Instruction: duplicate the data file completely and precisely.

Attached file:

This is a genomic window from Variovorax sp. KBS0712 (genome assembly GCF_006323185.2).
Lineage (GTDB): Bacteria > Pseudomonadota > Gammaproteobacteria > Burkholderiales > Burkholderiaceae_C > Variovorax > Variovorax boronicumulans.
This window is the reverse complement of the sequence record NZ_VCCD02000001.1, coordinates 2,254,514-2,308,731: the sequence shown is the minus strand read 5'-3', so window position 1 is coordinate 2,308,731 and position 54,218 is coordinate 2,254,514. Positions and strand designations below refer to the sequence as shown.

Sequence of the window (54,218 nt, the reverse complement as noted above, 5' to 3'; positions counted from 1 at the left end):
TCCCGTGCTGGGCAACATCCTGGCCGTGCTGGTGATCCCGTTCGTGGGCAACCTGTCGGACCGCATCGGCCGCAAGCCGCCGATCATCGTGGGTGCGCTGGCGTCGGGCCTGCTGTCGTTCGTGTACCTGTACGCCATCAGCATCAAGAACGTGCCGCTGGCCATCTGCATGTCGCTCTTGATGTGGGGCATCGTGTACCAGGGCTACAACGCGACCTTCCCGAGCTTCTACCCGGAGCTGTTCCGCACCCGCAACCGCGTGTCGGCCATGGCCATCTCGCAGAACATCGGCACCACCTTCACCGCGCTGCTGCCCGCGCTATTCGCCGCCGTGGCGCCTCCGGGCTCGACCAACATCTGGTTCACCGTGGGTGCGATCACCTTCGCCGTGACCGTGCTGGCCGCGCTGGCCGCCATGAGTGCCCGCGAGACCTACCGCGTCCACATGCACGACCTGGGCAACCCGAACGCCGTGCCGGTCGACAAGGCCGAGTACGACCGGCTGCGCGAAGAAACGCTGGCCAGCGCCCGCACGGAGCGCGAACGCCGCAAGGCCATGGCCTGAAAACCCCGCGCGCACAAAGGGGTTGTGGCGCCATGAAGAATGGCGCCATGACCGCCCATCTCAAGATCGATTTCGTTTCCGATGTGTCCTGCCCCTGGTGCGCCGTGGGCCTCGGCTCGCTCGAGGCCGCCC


This is a genomic window from Variovorax sp. KBS0712 (genome assembly GCF_006323185.2).
Lineage (GTDB): Bacteria > Pseudomonadota > Gammaproteobacteria > Burkholderiales > Burkholderiaceae_C > Variovorax > Variovorax boronicumulans.
This window is the reverse complement of the sequence record NZ_VCCD02000001.1, coordinates 2,254,514-2,308,731: the sequence shown is the minus strand read 5'-3', so window position 1 is coordinate 2,308,731 and position 54,218 is coordinate 2,254,514. Positions and strand designations below refer to the sequence as shown.

Sequence of the window (54,218 nt, the reverse complement as noted above, 5' to 3'; positions counted from 1 at the left end):
TCCCGTGCTGGGCAACATCCTGGCCGTGCTGGTGATCCCGTTCGTGGGCAACCTGTCGGACCGCATCGGCCGCAAGCCGCCGATCATCGTGGGTGCGCTGGCGTCGGGCCTGCTGTCGTTCGTGTACCTGTACGCCATCAGCATCAAGAACGTGCCGCTGGCCATCTGCATGTCGCTCTTGATGTGGGGCATCGTGTACCAGGGCTACAACGCGACCTTCCCGAGCTTCTACCCGGAGCTGTTCCGCACCCGCAACCGCGTGTCGGCCATGGCCATCTCGCAGAACATCGGCACCACCTTCACCGCGCTGCTGCCCGCGCTATTCGCCGCCGTGGCGCCTCCGGGCTCGACCAACATCTGGTTCACCGTGGGTGCGATCACCTTCGCCGTGACCGTGCTGGCCGCGCTGGCCGCCATGAGTGCCCGCGAGACCTACCGCGTCCACATGCACGACCTGGGCAACCCGAACGCCGTGCCGGTCGACAAGGCCGAGTACGACCGGCTGCGCGAAGAAACGCTGGCCAGCGCCCGCACGGAGCGCGAACGCCGCAAGGCCATGGCCTGAAAACCCCGCGCGCACAAAGGGGTTGTGGCGCCATGAAGAATGGCGCCATGACCGCCCATCTCAAGATCGATTTCGTTTCCGATGTGTCCTGCCCCTGGTGCGCCGTGGGCCTCGGCTCGCTCGAGGCCGCCC